In an article published in today’s edition of The Guardian, the author of The Great Transformation: The World in the Time of Buddha, Socrates, Confucius and Jeremiah, Karen Armstrong, distilling the arguments she makes in her recently published The Case for God, suggests that religious people, rather than talking whether or not they believe in a set of doctrines “which cannot be proven rationally since they lie beyond the reach of empirical sense data” should learn – or, more precisely, relearn – that ” religion is something you do, and that you cannot understand the truths of faith unless you are committed to a transformative way of life that takes you beyond the prism of selfishness”
Hers is in essence a clarion call to religious people to subsume the dichotomy of logos and mythos that existed in before Newton and Descartes and their successors subjected religion to scientific scrutiny “and scientific rationalism became the only valid path to truth”
In most pre-modern cultures, there were two recognised ways of attaining truth. The Greeks called them mythos and logos. Both were crucial and each had its particular sphere of competence. Logos (“reason; science”) was the pragmatic mode of thought that enabled us to control our environment and function in the world. It had, therefore, to correspond accurately to external realities. But logos could not assuage human grief or give people intimations that their lives had meaning. For that they turned to mythos, an early form of psychology, which dealt with the more elusive aspects of human experience……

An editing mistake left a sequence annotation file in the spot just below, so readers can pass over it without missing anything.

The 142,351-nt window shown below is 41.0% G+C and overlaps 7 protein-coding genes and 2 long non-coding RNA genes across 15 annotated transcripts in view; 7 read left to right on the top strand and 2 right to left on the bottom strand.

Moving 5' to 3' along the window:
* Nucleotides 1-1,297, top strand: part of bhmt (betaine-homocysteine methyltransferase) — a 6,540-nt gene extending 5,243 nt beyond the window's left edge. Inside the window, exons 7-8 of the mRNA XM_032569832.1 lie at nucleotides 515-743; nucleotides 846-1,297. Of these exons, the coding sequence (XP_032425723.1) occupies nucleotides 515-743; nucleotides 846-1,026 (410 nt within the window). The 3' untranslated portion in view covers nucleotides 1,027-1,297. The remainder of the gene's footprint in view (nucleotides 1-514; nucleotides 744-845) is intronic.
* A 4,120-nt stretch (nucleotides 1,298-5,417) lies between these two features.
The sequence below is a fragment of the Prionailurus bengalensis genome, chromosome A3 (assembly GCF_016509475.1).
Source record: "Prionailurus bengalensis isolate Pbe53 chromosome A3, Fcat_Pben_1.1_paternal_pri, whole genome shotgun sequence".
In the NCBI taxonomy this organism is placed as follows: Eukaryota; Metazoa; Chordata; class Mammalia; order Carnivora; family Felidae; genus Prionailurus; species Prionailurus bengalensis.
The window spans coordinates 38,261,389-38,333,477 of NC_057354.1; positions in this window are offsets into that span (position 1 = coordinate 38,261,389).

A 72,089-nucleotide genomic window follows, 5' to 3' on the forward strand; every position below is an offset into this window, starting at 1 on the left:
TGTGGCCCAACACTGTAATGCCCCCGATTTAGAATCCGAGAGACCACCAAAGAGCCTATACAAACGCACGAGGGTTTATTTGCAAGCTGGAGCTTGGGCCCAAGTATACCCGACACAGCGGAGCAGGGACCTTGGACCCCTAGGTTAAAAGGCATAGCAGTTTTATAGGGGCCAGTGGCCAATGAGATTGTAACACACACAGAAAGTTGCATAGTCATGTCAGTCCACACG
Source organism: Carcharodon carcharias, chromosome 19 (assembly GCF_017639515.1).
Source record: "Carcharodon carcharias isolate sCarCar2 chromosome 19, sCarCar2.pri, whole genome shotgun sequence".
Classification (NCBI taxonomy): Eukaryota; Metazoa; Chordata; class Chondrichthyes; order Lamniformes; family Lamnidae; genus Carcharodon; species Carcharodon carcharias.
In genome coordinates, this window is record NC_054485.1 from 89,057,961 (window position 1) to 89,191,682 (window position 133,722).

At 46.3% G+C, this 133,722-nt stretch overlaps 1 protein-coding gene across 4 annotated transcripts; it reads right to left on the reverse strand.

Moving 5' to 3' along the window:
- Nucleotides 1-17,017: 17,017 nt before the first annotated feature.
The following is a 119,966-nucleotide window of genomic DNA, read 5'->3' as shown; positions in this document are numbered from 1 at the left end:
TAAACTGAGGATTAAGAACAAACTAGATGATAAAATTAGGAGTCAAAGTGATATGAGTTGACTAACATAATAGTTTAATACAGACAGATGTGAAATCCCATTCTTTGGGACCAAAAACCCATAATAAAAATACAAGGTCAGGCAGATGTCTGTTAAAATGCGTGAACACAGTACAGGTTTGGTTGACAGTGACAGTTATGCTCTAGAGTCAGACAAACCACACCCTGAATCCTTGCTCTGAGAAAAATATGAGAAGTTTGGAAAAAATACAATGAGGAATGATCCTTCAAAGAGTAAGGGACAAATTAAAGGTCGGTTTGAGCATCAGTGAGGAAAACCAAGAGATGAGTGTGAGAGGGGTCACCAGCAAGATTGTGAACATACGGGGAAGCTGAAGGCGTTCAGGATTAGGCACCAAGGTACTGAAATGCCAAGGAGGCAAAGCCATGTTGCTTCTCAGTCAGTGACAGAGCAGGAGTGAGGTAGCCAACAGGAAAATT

Above all, myth was a programme of action. When a mythical narrative was symbolically re-enacted, it brought to light within the practitioner something “true” about human life and the way our humanity worked, even if its insights, like those of art, could not be proven rationally. If you did not act upon it, it would remain as incomprehensible and abstract – like the rules of a board game, which seem impossibly convoluted, dull and meaningless until you start to play.
The problem I have with this line of reasoning is that it’s very difficult to see why one mythos, in a world in which so many competing mythii in what is now close proximity, would be preferable to another.